Reference : The joint role of impulsivity and distorted cognitions in recreational and problem ga...
Scientific journals : Article
Social & behavioral sciences, psychology : Treatment & clinical psychology
http://hdl.handle.net/10993/40482
The joint role of impulsivity and distorted cognitions in recreational and problem gambling: A cluster analytic approach.
English
Devos, Mr Gaetan [> >]
Clark, Luke [> >]
Bowden-Jones, Henrietta [> >]
Grall-Bronnec, Marie [> >]
Challet-Bouju, Gaelle [> >]
Khazaal, Yasser [> >]
Maurage, Pierre [> >]
Billieux, Joël mailto [University of Luxembourg > Faculty of Language and Literature, Humanities, Arts and Education (FLSHASE) > Integrative Research Unit: Social and Individual Development (INSIDE)]
2020
Journal of affective disorders
260
473-482
Yes (verified by ORBilu)
International
0165-0327
1573-2517
Netherlands
[en] Cluster analysis ; Cognitive distortions ; Gambling cognitions ; Gambling disorder ; Impulsivity ; Pathways model ; Problem gambling
[en] BACKGROUND AND AIMS: The Pathways Model (Blaszczynski & Nower, 2002) posits that problem gambling is a heterogeneous disorder with distinct subgroups (behaviorally conditioned gamblers, emotionally vulnerable gamblers, and antisocial-impulsivist gamblers). Impulsivity traits and gambling-related cognitions are recognized as two key psychological factors in the onset and maintenance of problem gambling. To date, these constructs have been explored separately, and their joint role in determining problem gambling subtypes has received little attention. The goal of our study was to identify subgroups of gamblers based on impulsivity traits and gambling-related cognitions, and to determine whether this approach is consistent with the Pathways model. METHODS: Gamblers from the community (N=709) and treatment-seeking pathological gamblers (N=122) completed questionnaires measuring gambling habits, disordered gambling symptoms, gambling-related cognitions, and impulsivity traits. RESULTS: Cluster analyses revealed that three clusters globally aligned with the pathways proposed by Blaszczynski & Nower (2002). Two other clusters emerged: (1) impulsive gamblers without cognitive-related cognitions; and (2) gamblers without impulsivity or gambling-related cognitions. Gamblers with both heightened impulsive traits and gambling-related cognitions had more severe problem gambling symptoms. CONCLUSION: We successfully identified, based on an a priori theoretical framework, different subtypes of gamblers that varied in terms of problem gambling symptoms and clinical status. The diversity of the cluster profiles supports the development of personalized prevention strategies and psychological interventions.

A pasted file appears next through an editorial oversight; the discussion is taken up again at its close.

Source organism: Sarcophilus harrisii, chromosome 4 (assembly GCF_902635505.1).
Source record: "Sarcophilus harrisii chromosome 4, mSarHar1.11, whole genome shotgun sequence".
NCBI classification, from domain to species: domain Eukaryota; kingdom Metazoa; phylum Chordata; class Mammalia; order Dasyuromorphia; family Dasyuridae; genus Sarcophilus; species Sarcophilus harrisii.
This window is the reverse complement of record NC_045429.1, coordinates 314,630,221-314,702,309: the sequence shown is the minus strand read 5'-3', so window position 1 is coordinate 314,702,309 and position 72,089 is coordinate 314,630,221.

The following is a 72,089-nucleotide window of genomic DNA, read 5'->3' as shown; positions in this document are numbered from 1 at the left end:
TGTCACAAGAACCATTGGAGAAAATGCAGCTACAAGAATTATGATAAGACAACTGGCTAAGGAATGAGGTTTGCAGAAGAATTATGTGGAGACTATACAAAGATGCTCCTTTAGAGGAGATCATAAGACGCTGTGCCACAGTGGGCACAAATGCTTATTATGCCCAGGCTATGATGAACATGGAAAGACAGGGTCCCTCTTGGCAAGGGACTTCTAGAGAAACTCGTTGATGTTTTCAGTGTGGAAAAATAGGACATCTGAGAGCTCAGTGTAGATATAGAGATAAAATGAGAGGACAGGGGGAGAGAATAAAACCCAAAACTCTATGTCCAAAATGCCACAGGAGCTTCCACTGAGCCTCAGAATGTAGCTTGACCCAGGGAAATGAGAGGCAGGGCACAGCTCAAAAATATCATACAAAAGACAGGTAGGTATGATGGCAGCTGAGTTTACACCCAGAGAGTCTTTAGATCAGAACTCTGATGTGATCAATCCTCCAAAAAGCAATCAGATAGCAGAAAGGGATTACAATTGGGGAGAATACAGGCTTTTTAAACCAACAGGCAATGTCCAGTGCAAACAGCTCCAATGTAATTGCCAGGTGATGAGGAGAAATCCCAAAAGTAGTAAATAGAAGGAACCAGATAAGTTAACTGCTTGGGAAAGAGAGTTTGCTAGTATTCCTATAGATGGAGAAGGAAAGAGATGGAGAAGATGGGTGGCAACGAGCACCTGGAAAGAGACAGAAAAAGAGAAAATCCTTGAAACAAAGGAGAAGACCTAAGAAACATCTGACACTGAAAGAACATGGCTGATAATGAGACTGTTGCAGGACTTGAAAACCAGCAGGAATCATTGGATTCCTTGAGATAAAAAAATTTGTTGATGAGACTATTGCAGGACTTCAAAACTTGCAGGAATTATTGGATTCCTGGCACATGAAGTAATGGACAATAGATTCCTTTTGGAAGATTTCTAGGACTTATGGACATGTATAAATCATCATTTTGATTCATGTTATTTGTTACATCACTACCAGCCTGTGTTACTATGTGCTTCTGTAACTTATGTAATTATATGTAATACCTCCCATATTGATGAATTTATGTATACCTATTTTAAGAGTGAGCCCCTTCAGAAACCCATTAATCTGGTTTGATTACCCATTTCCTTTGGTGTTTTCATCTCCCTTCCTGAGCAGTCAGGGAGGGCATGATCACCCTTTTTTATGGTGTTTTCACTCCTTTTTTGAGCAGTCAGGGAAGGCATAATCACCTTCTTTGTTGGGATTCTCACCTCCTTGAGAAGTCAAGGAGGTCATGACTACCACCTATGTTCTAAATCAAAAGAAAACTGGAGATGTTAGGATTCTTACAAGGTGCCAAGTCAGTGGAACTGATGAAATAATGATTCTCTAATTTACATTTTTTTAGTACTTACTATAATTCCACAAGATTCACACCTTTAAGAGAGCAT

http://hdl.handle.net/10993/40482
10.1016/j.jad.2019.08.096
Copyright (c) 2019. Published by Elsevier B.V.

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